# Calculate angle between two 3D lines

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Hi I'll try to explain this the best I can I have a small sphere inside a larger sphere. Between them I have several sparks moving(a rotation with its origin in 0,0,0). I want that when one of the sparks collides with another, they will merge into one and another will be generated elsewhere at random. My idea for a low resource collision detection is to calculate the angle between the lines defined by the starting and end point of each spark, compared them and, if the angle is inferior to a given value, I have a collision. If I'm thinking this right, how does one calculate the angle between two lines in 3D? Thanks

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You use the usual DotProduct formulae.

|A.B| = |A||B|Cos(a)

Where A and B are your vectors and (a) is the angle between them.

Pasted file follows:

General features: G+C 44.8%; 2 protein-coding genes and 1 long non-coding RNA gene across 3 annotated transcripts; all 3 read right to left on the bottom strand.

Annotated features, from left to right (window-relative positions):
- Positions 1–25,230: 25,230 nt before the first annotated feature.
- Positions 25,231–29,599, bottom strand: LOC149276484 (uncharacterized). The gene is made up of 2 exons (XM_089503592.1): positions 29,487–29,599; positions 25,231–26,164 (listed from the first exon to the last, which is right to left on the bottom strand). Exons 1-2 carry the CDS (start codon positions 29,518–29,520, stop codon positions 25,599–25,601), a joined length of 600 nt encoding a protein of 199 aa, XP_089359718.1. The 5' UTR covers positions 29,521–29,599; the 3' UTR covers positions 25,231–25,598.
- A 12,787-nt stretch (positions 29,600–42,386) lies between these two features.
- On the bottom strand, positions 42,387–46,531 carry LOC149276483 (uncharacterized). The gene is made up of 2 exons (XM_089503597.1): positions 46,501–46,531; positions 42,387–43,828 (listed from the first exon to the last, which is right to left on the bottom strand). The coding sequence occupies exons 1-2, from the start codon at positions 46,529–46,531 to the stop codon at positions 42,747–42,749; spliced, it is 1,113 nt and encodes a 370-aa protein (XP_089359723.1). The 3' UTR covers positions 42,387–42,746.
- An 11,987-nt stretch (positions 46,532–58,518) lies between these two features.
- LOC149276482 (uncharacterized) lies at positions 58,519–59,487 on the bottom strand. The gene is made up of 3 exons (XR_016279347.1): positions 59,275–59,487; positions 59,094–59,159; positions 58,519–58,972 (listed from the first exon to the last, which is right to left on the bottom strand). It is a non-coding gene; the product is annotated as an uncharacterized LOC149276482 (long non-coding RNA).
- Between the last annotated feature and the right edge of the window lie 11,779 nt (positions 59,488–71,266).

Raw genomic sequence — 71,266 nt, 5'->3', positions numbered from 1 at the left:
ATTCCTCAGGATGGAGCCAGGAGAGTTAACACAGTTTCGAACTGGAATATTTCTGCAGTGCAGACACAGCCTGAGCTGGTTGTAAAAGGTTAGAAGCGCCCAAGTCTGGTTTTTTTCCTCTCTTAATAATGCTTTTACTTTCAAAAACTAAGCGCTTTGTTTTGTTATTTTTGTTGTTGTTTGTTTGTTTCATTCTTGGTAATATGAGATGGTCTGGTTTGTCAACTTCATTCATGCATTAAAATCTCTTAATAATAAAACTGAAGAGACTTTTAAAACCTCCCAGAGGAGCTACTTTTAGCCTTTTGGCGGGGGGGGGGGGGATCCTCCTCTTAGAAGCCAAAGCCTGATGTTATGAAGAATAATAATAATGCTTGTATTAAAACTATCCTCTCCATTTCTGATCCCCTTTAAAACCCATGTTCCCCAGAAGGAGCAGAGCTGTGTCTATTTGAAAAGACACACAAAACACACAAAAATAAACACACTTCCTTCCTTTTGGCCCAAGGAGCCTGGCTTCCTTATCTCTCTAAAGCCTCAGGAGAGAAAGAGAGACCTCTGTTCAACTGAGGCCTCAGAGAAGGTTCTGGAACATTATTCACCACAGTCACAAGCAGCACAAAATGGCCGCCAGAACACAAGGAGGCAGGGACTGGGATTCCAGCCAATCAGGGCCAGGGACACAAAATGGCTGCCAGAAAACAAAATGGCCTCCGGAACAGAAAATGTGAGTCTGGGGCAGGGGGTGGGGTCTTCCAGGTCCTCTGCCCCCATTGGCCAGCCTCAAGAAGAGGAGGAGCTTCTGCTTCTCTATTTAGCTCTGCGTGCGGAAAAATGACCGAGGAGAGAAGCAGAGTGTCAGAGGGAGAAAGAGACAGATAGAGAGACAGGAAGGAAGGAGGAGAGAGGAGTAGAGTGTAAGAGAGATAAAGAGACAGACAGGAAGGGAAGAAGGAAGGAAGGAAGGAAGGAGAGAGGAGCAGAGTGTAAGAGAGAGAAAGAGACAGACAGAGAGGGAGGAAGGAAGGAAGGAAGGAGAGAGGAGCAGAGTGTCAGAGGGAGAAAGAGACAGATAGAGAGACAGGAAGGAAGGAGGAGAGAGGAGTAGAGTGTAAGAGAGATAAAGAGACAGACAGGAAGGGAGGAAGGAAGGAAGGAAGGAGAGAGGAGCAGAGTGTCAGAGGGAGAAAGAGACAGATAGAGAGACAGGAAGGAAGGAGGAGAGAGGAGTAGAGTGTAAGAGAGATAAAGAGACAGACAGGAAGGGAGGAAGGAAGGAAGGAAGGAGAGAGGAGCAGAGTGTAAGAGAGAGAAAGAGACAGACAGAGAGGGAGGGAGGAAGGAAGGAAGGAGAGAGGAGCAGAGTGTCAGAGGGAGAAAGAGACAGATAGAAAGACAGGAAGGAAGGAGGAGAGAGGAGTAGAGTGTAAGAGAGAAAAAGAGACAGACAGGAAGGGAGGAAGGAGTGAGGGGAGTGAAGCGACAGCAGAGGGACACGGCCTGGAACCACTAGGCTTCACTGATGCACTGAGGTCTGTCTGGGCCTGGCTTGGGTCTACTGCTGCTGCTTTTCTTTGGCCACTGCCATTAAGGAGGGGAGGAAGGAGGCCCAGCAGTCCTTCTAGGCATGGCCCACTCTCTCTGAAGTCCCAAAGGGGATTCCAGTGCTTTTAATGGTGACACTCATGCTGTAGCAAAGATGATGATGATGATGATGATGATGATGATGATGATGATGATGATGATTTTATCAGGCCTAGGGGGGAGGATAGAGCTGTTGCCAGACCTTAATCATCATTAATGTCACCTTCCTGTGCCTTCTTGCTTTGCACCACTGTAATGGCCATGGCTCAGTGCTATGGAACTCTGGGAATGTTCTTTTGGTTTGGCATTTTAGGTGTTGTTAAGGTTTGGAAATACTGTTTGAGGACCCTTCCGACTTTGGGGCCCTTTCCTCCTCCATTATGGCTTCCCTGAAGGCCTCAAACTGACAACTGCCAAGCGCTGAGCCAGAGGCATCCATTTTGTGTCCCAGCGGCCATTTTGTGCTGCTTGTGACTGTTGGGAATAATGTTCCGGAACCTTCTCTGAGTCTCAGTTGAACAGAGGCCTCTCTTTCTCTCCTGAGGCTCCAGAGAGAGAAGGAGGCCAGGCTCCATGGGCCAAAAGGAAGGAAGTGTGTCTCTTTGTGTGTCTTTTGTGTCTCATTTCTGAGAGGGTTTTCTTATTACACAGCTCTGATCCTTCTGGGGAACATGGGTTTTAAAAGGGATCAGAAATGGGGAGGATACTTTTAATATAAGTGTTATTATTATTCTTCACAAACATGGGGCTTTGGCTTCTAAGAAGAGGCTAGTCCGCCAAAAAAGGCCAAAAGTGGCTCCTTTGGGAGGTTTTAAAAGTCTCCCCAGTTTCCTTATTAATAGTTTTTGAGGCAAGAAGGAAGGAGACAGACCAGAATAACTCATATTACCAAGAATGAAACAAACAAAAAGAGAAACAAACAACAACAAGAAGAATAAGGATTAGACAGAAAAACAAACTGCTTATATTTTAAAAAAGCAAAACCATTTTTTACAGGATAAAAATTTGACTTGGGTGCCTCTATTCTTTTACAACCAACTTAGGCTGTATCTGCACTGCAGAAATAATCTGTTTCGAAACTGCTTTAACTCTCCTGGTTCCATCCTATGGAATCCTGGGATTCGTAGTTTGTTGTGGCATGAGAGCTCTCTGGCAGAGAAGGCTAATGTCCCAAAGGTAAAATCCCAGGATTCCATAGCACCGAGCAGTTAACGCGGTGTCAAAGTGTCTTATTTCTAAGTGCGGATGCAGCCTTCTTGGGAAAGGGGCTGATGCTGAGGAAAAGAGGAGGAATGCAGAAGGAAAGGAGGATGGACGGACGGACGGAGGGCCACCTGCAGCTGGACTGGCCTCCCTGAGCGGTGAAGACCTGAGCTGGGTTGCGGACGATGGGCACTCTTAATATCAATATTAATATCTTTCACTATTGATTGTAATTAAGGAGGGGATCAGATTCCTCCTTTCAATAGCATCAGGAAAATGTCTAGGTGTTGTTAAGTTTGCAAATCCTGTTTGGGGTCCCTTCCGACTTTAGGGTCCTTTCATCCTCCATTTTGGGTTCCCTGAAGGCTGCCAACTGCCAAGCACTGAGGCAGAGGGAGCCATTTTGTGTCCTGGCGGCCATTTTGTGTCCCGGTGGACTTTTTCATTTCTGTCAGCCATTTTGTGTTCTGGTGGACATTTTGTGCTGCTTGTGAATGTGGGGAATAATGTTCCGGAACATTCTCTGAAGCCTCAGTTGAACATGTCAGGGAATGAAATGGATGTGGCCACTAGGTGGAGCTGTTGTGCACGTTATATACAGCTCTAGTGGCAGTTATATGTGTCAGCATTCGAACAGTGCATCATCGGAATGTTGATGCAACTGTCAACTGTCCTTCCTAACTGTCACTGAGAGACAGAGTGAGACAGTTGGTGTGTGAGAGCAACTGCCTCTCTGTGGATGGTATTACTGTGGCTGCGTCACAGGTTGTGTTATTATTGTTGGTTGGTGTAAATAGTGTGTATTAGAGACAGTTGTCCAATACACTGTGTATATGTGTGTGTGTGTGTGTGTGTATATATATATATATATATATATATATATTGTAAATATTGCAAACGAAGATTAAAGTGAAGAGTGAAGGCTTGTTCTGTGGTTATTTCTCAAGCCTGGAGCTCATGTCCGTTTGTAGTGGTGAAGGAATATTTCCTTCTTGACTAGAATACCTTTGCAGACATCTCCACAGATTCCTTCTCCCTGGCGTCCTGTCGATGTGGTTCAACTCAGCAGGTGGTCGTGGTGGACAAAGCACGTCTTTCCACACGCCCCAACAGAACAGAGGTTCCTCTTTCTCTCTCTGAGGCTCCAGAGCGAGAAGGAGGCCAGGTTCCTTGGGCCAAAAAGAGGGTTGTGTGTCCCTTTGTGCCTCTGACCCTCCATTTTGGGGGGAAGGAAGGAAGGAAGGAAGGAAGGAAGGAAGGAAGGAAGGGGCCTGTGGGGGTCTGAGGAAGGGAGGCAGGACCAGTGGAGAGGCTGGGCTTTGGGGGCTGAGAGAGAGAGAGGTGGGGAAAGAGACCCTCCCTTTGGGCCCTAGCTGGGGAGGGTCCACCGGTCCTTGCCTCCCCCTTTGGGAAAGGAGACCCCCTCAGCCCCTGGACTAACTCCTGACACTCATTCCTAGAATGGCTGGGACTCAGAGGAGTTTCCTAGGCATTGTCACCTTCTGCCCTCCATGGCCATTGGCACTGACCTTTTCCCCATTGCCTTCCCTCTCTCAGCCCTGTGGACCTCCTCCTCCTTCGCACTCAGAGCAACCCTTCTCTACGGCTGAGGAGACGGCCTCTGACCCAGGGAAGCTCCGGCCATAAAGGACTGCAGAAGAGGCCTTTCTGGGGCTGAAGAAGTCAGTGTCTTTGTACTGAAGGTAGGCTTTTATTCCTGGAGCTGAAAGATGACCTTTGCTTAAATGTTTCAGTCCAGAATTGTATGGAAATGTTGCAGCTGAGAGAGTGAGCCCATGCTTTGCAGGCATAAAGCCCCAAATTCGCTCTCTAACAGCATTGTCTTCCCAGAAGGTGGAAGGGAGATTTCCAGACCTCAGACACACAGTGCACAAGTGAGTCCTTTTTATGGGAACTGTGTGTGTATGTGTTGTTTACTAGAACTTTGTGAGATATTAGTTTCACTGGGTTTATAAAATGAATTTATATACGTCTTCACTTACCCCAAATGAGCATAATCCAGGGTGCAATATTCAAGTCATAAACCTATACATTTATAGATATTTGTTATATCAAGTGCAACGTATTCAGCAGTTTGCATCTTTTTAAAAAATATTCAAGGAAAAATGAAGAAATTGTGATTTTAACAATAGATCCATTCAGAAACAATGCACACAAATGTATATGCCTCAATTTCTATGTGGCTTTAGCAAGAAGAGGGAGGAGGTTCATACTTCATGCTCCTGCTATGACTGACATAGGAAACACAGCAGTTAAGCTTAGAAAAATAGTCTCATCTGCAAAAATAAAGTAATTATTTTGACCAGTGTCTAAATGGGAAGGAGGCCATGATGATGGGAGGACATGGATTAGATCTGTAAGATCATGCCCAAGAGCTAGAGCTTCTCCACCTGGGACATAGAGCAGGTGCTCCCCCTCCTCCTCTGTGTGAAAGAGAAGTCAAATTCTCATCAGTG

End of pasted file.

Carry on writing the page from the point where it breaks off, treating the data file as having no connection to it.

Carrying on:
If you already have the vectors A and B then

Cos(a) = |A.B| / |A||B|

So if you normalize the A and B vectors, their lengths will be 1 so |A| = 1 and |B| = 1 and |A||B| = 1 so for normalized vectors:

Cos(a) = |A.B|

Expanding:
cos(a) = AxBx + AyBy + AzBz;

And thats all...

Luck!
Guimo

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Unless you are already storing your sparks in a form that contains angles it will almost definitely be faster to do a squared distance check then it would be to perform any trig functions. However, if your just comparing the angle to a threshold then you can use the dot product approach above and just never take the cosine in your inner loop (instead just compare the dot product to the precalculated inverse cosine of the desired angle). The normalization step would still involve a square root though, so I still doubt that there would be any benefit of this method over the standard distance formula.

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